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Calling husband impotent in the presence of relatives is cruelty

Sonal Bhargava | Prabhat Bandhulya

In awarding a divorce decision in favour of a man, the Karnataka High Court, in the case of Shashidhar Chachadi vs Vijayalaxmi Chachadi, recently decided that calling a husband impotent in front of the family without substantiating the claim amounted to mental cruelty.

Justices Sunil Dutt Yadav and KS Hemalekha remarked that no sensible wife would make such accusations against her husband in front of others.

"The allegation of impotency in the presence of others and her husband would necessarily affect the reputation of the husband. No prudent woman would think of making allegation of impotency in the presence of others, rather she would take necessary steps to see that the reputation of the husband is not affected and not thrown out in public. The complaining of incapacity of the husband to bear children, without any proof creates an intense mental agony and anguish of the husband," the Court said in its judgment.

The woman made public declarations of her husband's alleged impotence despite her inability to verify it, according to the Court.

The bench was hearing an appeal filed by a man who was contesting the dismissal of his divorce petition by a Dharwad Family Court.

According to the appellant, his wife acted normally for a month after they married in May 2015, but then her behaviour changed drastically.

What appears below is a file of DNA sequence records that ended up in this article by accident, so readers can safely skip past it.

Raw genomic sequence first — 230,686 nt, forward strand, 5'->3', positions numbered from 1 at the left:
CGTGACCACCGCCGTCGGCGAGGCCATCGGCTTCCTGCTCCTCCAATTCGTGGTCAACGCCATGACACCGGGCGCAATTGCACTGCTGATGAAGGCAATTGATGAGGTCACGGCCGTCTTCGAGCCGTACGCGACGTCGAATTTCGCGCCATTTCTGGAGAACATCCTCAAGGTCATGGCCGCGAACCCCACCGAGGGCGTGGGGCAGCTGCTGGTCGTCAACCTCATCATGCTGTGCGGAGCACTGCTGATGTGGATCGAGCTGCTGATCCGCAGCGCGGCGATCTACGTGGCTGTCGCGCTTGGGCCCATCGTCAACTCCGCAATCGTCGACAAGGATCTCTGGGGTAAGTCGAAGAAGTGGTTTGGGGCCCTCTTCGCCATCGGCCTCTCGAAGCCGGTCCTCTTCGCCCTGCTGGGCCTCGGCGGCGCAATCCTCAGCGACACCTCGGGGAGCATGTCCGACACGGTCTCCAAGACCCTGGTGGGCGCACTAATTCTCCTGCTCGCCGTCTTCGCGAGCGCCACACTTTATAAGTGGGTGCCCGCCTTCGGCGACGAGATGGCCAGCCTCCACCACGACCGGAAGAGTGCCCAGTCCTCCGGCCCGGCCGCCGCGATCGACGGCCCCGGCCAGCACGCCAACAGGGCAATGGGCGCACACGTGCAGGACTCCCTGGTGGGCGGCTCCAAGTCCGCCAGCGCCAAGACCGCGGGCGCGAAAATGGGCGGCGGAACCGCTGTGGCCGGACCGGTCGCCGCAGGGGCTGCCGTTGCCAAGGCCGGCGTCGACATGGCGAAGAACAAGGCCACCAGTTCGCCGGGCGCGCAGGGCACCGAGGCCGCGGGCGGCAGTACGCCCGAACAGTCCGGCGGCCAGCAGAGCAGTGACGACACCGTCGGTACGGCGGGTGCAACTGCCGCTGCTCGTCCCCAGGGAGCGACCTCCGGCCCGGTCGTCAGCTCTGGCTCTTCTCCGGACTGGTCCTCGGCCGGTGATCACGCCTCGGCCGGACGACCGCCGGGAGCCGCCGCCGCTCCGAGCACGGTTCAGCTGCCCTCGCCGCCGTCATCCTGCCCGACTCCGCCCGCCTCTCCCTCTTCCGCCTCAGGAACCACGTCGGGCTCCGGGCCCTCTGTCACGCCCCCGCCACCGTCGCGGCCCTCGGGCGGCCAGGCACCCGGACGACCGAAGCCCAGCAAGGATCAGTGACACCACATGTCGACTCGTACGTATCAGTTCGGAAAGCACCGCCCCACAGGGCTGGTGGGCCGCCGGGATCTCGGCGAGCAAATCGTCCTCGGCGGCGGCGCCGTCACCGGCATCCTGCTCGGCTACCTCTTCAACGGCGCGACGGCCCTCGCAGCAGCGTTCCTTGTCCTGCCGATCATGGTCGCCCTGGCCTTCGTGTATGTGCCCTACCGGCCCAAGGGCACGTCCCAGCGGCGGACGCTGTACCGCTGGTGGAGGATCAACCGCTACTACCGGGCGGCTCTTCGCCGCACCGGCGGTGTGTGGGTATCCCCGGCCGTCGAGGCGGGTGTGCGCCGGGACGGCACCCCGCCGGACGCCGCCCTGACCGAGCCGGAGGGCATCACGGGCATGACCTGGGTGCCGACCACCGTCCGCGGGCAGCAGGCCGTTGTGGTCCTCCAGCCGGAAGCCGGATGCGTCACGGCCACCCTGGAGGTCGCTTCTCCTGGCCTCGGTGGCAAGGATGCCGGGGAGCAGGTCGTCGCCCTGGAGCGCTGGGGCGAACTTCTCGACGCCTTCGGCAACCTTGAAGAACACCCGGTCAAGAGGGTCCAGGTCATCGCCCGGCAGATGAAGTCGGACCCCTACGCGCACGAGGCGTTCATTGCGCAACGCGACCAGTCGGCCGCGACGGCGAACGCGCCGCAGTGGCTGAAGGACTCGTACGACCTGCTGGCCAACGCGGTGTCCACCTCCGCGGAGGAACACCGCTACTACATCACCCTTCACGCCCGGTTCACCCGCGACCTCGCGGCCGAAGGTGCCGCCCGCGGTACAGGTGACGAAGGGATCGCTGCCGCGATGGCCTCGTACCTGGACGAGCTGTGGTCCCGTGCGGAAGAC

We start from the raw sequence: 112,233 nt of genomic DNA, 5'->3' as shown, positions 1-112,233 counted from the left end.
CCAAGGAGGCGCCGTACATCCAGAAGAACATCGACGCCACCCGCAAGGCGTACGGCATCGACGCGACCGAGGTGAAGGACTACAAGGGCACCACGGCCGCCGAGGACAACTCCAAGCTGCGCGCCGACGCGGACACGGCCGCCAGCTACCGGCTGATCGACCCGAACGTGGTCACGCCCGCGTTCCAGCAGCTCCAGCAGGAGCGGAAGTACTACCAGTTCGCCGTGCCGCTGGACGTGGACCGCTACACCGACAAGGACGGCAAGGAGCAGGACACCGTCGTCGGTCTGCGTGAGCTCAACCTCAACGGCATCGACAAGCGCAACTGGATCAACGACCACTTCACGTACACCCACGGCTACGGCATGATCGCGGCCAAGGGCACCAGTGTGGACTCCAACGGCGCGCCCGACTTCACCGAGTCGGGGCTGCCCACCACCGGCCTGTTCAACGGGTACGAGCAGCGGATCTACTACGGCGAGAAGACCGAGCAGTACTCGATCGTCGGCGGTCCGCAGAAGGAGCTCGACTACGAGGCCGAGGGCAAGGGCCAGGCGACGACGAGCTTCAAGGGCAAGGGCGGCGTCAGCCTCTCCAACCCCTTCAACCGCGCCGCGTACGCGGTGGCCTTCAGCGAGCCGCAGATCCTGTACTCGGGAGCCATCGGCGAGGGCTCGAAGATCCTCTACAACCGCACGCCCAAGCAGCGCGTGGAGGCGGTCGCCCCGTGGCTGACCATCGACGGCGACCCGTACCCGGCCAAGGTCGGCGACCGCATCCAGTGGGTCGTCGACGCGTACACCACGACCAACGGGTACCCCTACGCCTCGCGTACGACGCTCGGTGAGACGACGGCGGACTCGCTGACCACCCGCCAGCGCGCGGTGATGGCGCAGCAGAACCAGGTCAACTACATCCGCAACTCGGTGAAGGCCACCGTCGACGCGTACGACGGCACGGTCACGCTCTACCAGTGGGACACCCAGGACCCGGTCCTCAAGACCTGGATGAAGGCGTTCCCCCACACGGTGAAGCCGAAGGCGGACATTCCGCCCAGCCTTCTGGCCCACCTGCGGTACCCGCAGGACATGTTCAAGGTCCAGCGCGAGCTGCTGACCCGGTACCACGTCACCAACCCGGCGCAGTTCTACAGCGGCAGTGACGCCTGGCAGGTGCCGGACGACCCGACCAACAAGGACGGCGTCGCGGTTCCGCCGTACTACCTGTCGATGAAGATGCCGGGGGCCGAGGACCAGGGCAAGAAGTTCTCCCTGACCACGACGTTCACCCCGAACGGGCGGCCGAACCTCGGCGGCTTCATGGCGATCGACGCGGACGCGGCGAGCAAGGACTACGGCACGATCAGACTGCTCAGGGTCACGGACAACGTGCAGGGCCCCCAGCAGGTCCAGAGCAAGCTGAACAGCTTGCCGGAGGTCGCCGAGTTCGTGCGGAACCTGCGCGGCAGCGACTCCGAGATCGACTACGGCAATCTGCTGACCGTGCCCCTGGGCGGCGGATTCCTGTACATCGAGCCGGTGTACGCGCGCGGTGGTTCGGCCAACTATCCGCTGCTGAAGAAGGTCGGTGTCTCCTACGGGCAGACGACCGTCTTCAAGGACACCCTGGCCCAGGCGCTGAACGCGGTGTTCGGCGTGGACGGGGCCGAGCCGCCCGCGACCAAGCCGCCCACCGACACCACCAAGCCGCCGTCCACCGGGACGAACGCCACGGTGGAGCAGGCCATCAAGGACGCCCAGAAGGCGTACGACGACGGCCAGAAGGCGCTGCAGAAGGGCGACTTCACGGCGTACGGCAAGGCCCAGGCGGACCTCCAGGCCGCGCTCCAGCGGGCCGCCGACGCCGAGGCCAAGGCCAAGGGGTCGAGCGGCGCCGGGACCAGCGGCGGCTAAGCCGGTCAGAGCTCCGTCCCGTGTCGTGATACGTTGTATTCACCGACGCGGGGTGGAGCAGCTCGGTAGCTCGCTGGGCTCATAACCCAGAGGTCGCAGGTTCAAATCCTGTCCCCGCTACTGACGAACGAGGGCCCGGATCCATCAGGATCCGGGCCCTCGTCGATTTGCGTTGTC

He stated that she would label him incapable of fulfilling his marital responsibilities and impotent in front of their family.

On the other hand, the wife said that her husband would frequently avoid her, leading her to believe that he was impotent.

She said she wanted to live with her spouse but that he would find a way to avoid her for any reason.

The woman was unable to produce any evidence to substantiate her charges against the husband of impotency and inability to fulfil conjugal commitments, according to the Court.

According to the Court, the wife's acts would be considered cruelty under Section 13(1) (ia) of the Hindu Marriage Act.

In light of this, the Court concluded that the trial court erred in ruling that the husband's claim of cruelty was unproven.

As a result, it overturned the Family Court's judgement and decree and granted the husband's petition under Section 13(1)(ia) of the Hindu Marriage Act, which resulted in a divorce decision in his favour.

The Court ordered the husband to pay 8,000 per month in maintenance to the wife until she remarries, as he earns Rs 38,000 per month.

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